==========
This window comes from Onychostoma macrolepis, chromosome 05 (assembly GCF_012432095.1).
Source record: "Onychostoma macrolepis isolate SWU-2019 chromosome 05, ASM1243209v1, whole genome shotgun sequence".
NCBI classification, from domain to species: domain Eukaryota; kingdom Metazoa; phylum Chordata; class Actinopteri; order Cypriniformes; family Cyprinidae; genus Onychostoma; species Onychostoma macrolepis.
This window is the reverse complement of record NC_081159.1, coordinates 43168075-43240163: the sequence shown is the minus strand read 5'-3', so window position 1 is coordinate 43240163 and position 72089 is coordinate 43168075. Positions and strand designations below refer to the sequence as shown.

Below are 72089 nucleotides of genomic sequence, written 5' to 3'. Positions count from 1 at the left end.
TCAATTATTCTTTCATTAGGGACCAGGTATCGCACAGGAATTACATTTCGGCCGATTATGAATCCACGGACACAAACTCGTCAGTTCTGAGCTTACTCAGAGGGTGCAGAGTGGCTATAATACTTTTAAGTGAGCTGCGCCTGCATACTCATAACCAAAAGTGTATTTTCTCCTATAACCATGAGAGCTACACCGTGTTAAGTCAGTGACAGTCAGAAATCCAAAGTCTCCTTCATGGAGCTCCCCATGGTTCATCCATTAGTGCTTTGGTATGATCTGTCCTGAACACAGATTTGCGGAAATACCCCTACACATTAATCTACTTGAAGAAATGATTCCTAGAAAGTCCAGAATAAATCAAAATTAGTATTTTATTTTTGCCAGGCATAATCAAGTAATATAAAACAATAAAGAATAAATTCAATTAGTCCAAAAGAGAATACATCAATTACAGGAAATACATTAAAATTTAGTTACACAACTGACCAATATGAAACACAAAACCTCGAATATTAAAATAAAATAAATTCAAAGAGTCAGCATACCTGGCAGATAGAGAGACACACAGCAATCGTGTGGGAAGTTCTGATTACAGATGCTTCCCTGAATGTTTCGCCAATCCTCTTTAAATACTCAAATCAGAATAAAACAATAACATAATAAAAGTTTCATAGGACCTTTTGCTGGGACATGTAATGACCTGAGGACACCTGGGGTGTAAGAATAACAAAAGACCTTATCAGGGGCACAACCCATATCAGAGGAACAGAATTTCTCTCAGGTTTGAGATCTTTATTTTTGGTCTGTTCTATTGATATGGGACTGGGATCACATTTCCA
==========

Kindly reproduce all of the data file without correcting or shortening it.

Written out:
This window comes from Onychostoma macrolepis, chromosome 05 (assembly GCF_012432095.1).
Source record: "Onychostoma macrolepis isolate SWU-2019 chromosome 05, ASM1243209v1, whole genome shotgun sequence".
NCBI classification, from domain to species: domain Eukaryota; kingdom Metazoa; phylum Chordata; class Actinopteri; order Cypriniformes; family Cyprinidae; genus Onychostoma; species Onychostoma macrolepis.
This window is the reverse complement of record NC_081159.1, coordinates 43168075-43240163: the sequence shown is the minus strand read 5'-3', so window position 1 is coordinate 43240163 and position 72089 is coordinate 43168075. Positions and strand designations below refer to the sequence as shown.

Below are 72089 nucleotides of genomic sequence, written 5' to 3'. Positions count from 1 at the left end.
TCAATTATTCTTTCATTAGGGACCAGGTATCGCACAGGAATTACATTTCGGCCGATTATGAATCCACGGACACAAACTCGTCAGTTCTGAGCTTACTCAGAGGGTGCAGAGTGGCTATAATACTTTTAAGTGAGCTGCGCCTGCATACTCATAACCAAAAGTGTATTTTCTCCTATAACCATGAGAGCTACACCGTGTTAAGTCAGTGACAGTCAGAAATCCAAAGTCTCCTTCATGGAGCTCCCCATGGTTCATCCATTAGTGCTTTGGTATGATCTGTCCTGAACACAGATTTGCGGAAATACCCCTACACATTAATCTACTTGAAGAAATGATTCCTAGAAAGTCCAGAATAAATCAAAATTAGTATTTTATTTTTGCCAGGCATAATCAAGTAATATAAAACAATAAAGAATAAATTCAATTAGTCCAAAAGAGAATACATCAATTACAGGAAATACATTAAAATTTAGTTACACAACTGACCAATATGAAACACAAAACCTCGAATATTAAAATAAAATAAATTCAAAGAGTCAGCATACCTGGCAGATAGAGAGACACACAGCAATCGTGTGGGAAGTTCTGATTACAGATGCTTCCCTGAATGTTTCGCCAATCCTCTTTAAATACTCAAATCAGAATAAAACAATAACATAATAAAAGTTTCATAGGACCTTTTGCTGGGACATGTAATGACCTGAGGACACCTGGGGTGTAAGAATAACAAAAGACCTTATCAGGGGCACAACCCATATCAGAGGAACAGAATTTCTCTCAGGTTTGAGATCTTTATTTTTGGTCTGTTCTATTGATATGGGACTGGGATCACATTTCCA